29 Mar Mobility for Golf
Written by Curtis Allderidge, Accredited Exercise Physiologist
(Photo Reference: https://www.australiangolfdigest.com.au/)
Feeling tight and stiff during your golf swing? Experiencing pain? Can’t rotate your arms or hips as far as you’d like to hit the bar as far as possible? If your swing doesn’t look like Tiger’s I have some good news for you, there’s room for improvement to be made.
Golf is essentially a rotational sport and having good mobility around the shoulders, upper back, and hips will have your golf swing feeling better than ever. This enables you to have a better swing arc from the back swing all the way through to the follow through.
(Photo Reference: https://www.kenhub.com/en/library/anatomy/thoracic-vertebrae)
The thoracic spine (upper back) is an area where most people tend to lack mobility. Most of the rotation of the torso during a golf swing is provided by the thoracic spine. If this area is stiff, you won’t be able to rotate as freely as you’d like which limits the amount of force you can produce during your golf swing – making it far from optimal.
If you find that your lower back is getting sore after a day on the course, you probably have poor thoracic mobility. This is because when you’re swinging the golf club, the lower back is overcompensating for a lack thoracic mobility and experiencing some of the rotational forces it shouldn’t be experiencing in the first place.
(Photo Reference: https://www.kenhub.com/en/library/anatomy/the-shoulder-joint)
The shoulders are required to move in different ways during a golf swing, as will the lead (dominant) and trail (non-dominant) hand depending on if you’re right or left-handed. Having adequate amounts of shoulder mobility, especially external rotation of the shoulders are very important for golf, improving both the back swing and follow through. External rotation is the action of rotating your shoulders outwards from the centre of your body. Once again, having good mobility will improve technique and lower the chance of injury.
(Photo Reference: https://www.kenhub.com/en/library/anatomy/hip-joint)
Having proper amounts of rotational mobility of the hips will enable you to better apply and transfer the force from the ground through the hips and redirect it into the golf ball – particularly internal rotation (the twisting movement of your thigh inwards from your hip joint). Poor hip mobility will also lead to excess forces through the lower back just like with the poor thoracic mobility mentioned above.
The mobility exercises I have provided you with below are example exercises to promote improvements in mobility of the thoracic spine, shoulders, and hip joints. The exercises below are specifically aimed at improving thoracic rotation, shoulder external rotation, and hip internal rotation which as you now know, are key areas to improve your golf swing.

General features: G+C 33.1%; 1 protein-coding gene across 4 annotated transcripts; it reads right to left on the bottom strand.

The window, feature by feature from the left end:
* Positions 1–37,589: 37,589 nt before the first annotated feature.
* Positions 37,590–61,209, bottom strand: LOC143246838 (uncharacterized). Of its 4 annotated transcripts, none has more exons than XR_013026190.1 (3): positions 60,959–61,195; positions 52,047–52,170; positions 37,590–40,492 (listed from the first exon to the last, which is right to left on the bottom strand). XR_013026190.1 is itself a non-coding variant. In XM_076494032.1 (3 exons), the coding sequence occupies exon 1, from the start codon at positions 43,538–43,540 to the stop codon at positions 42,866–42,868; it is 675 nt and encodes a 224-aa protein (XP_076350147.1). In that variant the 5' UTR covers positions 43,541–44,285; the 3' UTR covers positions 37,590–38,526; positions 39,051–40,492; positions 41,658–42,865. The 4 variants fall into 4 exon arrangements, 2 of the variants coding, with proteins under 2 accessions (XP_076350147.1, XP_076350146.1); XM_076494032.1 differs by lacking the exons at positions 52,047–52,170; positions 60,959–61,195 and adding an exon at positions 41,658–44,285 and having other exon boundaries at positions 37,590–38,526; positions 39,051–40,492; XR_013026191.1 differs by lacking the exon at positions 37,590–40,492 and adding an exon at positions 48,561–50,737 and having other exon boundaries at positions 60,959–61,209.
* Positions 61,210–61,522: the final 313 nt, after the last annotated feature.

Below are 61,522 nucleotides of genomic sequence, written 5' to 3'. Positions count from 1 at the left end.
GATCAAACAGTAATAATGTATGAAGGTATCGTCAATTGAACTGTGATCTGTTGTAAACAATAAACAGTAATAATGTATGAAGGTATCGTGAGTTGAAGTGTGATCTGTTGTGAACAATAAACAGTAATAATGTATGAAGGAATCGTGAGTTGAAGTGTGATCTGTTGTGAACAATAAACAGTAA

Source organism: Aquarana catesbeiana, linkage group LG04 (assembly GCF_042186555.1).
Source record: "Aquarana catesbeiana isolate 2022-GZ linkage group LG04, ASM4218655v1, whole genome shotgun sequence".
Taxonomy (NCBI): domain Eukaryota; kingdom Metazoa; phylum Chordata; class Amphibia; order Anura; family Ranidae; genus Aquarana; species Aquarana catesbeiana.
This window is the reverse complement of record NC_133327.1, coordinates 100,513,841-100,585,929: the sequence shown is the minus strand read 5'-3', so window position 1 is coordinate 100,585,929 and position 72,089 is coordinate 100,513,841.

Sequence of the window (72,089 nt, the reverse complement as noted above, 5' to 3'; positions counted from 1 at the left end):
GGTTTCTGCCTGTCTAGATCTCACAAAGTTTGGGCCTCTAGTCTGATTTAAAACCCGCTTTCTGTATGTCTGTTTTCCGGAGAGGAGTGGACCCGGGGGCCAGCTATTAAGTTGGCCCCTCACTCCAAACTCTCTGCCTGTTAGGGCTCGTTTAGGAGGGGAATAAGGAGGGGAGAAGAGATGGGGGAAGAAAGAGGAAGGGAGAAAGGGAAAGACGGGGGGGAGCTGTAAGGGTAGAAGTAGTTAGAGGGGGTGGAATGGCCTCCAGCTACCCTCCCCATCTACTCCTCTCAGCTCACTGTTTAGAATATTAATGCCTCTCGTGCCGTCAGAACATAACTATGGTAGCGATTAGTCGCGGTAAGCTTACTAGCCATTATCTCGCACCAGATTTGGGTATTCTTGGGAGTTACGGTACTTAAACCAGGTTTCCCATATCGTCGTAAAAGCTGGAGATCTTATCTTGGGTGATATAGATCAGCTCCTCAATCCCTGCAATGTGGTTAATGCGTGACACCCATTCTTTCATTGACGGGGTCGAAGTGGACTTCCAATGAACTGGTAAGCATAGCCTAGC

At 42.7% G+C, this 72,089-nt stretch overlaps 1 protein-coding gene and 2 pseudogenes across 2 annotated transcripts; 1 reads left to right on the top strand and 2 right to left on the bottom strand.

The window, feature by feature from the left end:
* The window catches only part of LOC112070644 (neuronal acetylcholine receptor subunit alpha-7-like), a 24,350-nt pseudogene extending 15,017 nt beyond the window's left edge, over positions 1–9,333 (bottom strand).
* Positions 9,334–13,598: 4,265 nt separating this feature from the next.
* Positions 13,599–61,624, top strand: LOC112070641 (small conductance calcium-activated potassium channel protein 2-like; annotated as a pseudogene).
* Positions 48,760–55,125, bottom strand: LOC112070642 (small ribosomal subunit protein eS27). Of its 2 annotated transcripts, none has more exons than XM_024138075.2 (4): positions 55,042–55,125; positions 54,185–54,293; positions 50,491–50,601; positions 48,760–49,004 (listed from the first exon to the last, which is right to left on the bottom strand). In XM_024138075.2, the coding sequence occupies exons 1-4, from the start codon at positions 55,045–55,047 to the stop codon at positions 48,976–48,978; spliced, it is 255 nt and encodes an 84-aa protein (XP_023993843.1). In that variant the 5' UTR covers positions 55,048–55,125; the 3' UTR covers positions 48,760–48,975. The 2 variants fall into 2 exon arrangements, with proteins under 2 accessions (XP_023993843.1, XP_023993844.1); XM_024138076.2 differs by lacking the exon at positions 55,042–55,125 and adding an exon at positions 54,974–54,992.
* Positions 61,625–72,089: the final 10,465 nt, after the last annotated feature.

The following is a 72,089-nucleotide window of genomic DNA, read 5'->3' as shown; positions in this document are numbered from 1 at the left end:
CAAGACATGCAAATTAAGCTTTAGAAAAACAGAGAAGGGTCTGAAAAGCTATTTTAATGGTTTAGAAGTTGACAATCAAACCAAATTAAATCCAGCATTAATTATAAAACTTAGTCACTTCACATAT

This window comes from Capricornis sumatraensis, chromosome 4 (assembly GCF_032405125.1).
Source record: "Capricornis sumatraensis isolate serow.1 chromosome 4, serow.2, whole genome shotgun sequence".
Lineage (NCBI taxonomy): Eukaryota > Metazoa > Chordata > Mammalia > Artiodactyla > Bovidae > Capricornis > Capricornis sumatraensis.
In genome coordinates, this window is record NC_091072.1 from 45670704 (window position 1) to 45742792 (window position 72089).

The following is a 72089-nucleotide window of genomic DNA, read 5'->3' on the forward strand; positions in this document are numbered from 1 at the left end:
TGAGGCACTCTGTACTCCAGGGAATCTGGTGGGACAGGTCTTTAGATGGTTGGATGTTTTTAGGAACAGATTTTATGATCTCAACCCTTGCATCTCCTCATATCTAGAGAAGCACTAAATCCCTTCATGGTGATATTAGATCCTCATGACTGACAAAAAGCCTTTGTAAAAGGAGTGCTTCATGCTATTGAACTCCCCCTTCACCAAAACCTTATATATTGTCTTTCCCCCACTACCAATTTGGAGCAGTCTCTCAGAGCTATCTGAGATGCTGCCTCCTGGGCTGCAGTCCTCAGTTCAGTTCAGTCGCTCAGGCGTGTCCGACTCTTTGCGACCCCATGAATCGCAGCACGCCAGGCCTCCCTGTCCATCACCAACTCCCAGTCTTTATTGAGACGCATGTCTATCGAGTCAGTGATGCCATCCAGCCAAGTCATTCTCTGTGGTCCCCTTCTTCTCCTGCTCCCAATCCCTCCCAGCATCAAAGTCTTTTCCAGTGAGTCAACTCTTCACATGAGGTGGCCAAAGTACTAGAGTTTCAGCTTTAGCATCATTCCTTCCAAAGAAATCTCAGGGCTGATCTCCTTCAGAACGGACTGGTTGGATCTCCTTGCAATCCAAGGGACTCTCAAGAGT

When new ranges of motion are acquired through mobility are joints become less stable, this is because our body is not yet use to the new range of motion and we have not had the chance or opportunity to develop stability or strength within these foreign (new) positions that we can now move our body or limbs into.
Therefore, stability exercise are needed to enhance our control and enable us to gain confidence in the new ranges of motion we now have. Increased levels of stability allow us to increase force and power production, so as well as hitting the ball with better mechanics, we’ll be able to hit it much further too. I’ll go over stability exercises for golf in another blog post in the near future!
- When performing these exercises its important to not hold your breath, you must ensure that you’re breathing normally throughout each movement.
- If you experience any numbness, tingling or severe pain when performing any of the mobility exercises you must stop immediately and move onto another part of the body.
Thoracic Mobility Exercise
Thread the needle with rotation, 1 x 10.
· Begin on all 4’s with wrists under your shoulders and knees under your hips
· Slowly slide your right hand along the ground between the gap between your left knee and hand
· DON’T push as far as you can – just until you feel some tightness or restriction in your thoracic or ribcage and HOLD!
· Take 2 big deep breathes in then return and perform on other side
Shoulder Mobility Exercise
Pectoral Doorway Stretch, 1 x 1min.
· Hold the doorframe and gently twist your torso to the opposite side
· Ensure to twist your body not just your neck or shoulders.
Hip Mobility Exercise
Hip 90/90 Dynamic Stretch, 1 x 10.
· Begin on the floor sitting upright and with your legs bent (as pictured) starting with either leg.
· If you can’t get into the exact position as seen in the picture, that’s okay (only perform this movement with the range of motion you already have).
· Slowly alternate side to side recreating the 90/90 stretch.
· Ideally, you want both knees being able to touch the ground each time you slowly alternate from side to side.
- Better mobility will improve your golf swing mechanics.
- Longer back swings allow you to produce greater club head speed.
- Poor mobility from your hips, to thoracic through to your shoulders will impair your ability to create high quality and powerful swings.